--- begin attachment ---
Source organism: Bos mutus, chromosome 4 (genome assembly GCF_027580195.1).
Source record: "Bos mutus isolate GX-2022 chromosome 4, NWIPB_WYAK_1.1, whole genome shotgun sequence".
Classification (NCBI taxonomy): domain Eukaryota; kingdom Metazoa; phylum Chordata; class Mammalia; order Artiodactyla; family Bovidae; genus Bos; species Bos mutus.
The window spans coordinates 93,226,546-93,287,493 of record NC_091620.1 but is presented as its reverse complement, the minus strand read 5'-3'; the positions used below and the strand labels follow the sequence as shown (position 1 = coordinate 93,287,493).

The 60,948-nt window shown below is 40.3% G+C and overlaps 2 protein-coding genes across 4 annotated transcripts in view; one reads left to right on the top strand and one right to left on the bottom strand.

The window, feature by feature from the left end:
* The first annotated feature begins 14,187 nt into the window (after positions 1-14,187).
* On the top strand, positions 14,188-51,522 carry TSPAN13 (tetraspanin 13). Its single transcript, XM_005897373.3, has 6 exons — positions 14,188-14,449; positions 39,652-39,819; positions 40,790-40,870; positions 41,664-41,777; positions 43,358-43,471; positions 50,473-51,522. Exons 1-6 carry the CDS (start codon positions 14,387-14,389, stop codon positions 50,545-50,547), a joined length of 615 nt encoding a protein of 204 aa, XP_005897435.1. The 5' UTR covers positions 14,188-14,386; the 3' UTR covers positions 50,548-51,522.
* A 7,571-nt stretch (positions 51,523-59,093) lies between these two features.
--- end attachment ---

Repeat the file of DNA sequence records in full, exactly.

Source organism: Bos mutus, chromosome 4 (genome assembly GCF_027580195.1).
Source record: "Bos mutus isolate GX-2022 chromosome 4, NWIPB_WYAK_1.1, whole genome shotgun sequence".
Classification (NCBI taxonomy): domain Eukaryota; kingdom Metazoa; phylum Chordata; class Mammalia; order Artiodactyla; family Bovidae; genus Bos; species Bos mutus.
The window spans coordinates 93,226,546-93,287,493 of record NC_091620.1 but is presented as its reverse complement, the minus strand read 5'-3'; the positions used below and the strand labels follow the sequence as shown (position 1 = coordinate 93,287,493).

The 60,948-nt window shown below is 40.3% G+C and overlaps 2 protein-coding genes across 4 annotated transcripts in view; one reads left to right on the top strand and one right to left on the bottom strand.

The window, feature by feature from the left end:
* The first annotated feature begins 14,187 nt into the window (after positions 1-14,187).
* On the top strand, positions 14,188-51,522 carry TSPAN13 (tetraspanin 13). Its single transcript, XM_005897373.3, has 6 exons — positions 14,188-14,449; positions 39,652-39,819; positions 40,790-40,870; positions 41,664-41,777; positions 43,358-43,471; positions 50,473-51,522. Exons 1-6 carry the CDS (start codon positions 14,387-14,389, stop codon positions 50,545-50,547), a joined length of 615 nt encoding a protein of 204 aa, XP_005897435.1. The 5' UTR covers positions 14,188-14,386; the 3' UTR covers positions 50,548-51,522.
* A 7,571-nt stretch (positions 51,523-59,093) lies between these two features.